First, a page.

I first published this tutorial of sorts in my blog for Poptastic Tees1 but I accidentally deleted that entire site a couple of years ago. Too depressed to attempt reconstructing 5 years worth of blog posts, I dismissed it as fate and let it be. Last night I found a set of graphics illustrating my work process step-by-step and thought of rewriting just that one post since it might be helpful and worth sharing.
Retro Robots (Cream) Flap Sleeve Sleeve For MacBooks by funkypatterns
View more laptop accessories at zazzle.com.
I will now describe how I make almost all of my digital graphics. Sorry about the ugly watermarks.
1. This step you already know: make doodles! Here are my robots.
2. Next step: scanning and making vector versions using Adobe Illustrator.
The bottom row shows my robots in their “cleaned up” vector state but still raw and outlined. You’ll see that they’re simply made up of basic shapes like circles and squares with rounded corners that I just tweaked, duplicated, and assembled together to make robot-like forms based on my doodles. On hindsight, I should have just vectorized the drawings instead of constructing clean versions since the actual doodles look sillier and funnier!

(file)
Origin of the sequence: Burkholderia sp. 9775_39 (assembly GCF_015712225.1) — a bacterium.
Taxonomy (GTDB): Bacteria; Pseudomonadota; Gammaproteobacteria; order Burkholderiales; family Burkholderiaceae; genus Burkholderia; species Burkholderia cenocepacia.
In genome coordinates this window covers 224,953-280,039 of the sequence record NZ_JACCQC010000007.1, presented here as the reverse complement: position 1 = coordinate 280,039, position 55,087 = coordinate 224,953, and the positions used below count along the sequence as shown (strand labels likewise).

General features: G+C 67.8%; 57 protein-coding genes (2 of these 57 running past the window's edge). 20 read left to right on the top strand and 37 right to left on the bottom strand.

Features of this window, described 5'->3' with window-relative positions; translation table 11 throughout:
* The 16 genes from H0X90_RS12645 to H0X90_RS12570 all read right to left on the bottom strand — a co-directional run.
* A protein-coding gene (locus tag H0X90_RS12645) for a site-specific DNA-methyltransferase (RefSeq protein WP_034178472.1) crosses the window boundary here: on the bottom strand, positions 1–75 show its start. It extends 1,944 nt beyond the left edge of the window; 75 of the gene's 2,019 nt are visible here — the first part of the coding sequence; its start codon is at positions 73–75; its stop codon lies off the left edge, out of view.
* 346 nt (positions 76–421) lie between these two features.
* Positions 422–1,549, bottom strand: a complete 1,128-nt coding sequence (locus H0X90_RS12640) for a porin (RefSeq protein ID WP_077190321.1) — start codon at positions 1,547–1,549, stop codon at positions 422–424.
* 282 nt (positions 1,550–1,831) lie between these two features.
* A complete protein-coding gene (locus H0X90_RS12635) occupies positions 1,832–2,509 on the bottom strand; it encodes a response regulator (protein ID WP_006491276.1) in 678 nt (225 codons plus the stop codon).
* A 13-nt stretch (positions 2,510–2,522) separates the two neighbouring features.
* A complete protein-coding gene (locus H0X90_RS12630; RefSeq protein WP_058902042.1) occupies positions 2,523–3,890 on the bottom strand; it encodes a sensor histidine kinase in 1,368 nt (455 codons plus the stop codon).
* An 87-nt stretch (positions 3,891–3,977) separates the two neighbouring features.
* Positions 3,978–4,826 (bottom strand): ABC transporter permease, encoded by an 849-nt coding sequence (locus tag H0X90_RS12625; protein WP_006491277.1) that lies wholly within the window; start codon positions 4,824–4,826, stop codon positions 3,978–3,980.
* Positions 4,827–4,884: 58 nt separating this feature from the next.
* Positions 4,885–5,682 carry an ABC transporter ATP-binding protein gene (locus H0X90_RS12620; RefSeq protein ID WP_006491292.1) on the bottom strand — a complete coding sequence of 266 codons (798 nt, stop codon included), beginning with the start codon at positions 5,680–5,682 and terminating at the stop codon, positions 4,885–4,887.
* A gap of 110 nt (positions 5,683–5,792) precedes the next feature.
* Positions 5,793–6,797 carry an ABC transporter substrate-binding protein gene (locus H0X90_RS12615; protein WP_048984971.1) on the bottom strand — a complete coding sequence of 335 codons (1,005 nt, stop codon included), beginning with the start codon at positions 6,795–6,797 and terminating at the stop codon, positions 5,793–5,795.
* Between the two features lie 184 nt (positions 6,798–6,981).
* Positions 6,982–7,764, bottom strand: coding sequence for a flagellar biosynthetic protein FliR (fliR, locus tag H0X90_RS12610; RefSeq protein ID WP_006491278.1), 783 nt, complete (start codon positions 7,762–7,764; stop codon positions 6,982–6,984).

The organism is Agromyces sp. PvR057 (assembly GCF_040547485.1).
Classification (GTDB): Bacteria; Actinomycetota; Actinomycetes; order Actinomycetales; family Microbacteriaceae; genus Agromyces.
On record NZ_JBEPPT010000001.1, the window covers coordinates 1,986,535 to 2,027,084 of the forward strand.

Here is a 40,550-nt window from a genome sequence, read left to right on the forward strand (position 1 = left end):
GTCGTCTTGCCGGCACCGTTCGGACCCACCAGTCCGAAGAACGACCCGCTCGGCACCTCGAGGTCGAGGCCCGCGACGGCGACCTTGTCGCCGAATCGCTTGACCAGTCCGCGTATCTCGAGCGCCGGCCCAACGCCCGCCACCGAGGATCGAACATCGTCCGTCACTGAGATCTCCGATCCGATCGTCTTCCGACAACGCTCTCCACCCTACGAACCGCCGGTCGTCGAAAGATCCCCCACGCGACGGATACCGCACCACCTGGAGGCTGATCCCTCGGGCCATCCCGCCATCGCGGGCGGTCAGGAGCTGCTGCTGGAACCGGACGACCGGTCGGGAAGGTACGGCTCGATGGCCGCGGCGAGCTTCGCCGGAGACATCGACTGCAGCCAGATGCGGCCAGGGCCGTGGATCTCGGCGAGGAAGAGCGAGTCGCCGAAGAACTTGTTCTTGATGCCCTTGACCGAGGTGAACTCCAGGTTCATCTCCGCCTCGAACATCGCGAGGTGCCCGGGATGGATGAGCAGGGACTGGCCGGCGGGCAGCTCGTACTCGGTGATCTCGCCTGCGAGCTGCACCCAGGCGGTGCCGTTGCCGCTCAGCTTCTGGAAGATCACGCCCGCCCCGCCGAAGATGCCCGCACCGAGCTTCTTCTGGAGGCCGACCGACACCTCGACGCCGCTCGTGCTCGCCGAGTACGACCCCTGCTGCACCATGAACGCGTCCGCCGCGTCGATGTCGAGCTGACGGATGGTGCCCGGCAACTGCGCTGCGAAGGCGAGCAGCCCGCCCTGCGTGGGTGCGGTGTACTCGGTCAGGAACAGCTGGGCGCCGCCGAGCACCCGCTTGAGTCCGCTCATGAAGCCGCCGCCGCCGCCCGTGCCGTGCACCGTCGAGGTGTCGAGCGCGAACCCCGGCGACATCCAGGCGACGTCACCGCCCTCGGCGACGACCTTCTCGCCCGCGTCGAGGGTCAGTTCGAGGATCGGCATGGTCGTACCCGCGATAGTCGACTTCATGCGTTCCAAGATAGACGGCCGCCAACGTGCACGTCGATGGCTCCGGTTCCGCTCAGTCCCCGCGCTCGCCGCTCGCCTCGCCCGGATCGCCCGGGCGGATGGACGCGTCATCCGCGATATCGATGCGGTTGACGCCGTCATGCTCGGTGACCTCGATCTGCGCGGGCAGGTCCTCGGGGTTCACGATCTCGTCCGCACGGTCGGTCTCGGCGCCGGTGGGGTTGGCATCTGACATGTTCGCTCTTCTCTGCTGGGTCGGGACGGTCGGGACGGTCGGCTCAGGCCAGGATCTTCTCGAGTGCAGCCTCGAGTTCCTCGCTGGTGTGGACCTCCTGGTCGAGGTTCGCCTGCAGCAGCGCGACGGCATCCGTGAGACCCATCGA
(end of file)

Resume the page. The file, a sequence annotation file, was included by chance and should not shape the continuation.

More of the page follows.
3. Here’s where the fun starts — adding color to the finished graphics. I like to use a palette of 4 or 5 colors only to give the design a cohesive and somewhat retro look. For color scheme formulating help, you can turn to a tool like Adobe Color CC‘s color wheel where you can make combos to your hearts’ content. (This blog post has a list of free tools for choosing a color scheme.)
This nautical inspired colorway was my initial try. #meh
My second attempt was more successful, imho. I liked how the subdued colors made the robots look vintagey.
4. Time to play!
Now my vector robots can be imported into Photoshop and arranged in several ways to make images for kiddie t-shirts or patterns for surface designing. 🙂
- the old t-shirt store a.k.a. our first foray into online selling [ back]